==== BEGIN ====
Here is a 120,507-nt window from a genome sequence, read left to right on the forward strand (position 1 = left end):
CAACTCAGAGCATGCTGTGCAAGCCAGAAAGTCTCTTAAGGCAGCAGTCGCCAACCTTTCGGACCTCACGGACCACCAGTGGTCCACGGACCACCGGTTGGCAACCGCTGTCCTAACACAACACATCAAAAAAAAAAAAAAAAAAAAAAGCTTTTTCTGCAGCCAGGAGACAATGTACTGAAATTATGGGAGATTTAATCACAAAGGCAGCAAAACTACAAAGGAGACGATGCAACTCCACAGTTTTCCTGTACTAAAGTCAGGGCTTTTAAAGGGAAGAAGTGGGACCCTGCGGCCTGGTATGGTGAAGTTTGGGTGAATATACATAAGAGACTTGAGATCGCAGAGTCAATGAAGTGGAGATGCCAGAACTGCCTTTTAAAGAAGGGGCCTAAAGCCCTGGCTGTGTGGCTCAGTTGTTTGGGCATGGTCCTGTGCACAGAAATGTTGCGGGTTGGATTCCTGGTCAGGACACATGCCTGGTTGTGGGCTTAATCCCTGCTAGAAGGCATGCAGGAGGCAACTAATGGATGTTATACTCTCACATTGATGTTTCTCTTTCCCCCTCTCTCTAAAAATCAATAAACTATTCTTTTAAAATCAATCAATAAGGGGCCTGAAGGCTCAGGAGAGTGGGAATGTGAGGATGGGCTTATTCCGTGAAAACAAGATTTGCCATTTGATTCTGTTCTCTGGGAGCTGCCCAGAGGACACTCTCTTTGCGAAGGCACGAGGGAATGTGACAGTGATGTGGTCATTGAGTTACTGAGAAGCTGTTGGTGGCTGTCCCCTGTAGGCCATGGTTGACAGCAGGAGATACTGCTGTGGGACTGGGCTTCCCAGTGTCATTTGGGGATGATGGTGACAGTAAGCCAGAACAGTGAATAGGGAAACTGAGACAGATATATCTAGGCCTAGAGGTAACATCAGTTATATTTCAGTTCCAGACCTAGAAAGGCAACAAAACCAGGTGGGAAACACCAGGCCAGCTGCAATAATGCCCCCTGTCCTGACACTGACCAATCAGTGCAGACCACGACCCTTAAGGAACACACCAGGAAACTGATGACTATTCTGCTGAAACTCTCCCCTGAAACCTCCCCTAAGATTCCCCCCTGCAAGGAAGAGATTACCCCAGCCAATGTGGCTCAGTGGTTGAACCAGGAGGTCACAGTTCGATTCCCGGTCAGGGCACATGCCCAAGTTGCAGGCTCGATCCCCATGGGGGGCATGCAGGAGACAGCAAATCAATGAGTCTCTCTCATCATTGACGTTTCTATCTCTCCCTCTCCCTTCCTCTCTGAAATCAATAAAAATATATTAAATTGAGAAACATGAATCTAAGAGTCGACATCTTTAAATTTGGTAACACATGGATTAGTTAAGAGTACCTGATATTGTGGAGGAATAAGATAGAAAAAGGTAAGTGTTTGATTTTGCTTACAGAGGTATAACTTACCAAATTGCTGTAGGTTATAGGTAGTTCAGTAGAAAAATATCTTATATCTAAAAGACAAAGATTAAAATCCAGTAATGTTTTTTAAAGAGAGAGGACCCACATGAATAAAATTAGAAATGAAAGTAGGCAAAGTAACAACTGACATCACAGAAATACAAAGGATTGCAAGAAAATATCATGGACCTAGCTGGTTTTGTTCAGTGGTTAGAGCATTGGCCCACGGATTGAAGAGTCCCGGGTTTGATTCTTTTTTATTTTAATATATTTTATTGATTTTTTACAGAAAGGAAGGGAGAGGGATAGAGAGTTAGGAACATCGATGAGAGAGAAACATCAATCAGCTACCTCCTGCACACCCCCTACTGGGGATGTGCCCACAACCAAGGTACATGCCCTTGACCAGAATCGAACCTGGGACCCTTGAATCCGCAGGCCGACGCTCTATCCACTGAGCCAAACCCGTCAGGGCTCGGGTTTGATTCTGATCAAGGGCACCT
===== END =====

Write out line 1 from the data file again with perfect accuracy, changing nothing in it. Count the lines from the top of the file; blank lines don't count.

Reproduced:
Here is a 120,507-nt window from a genome sequence, read left to right on the forward strand (position 1 = left end):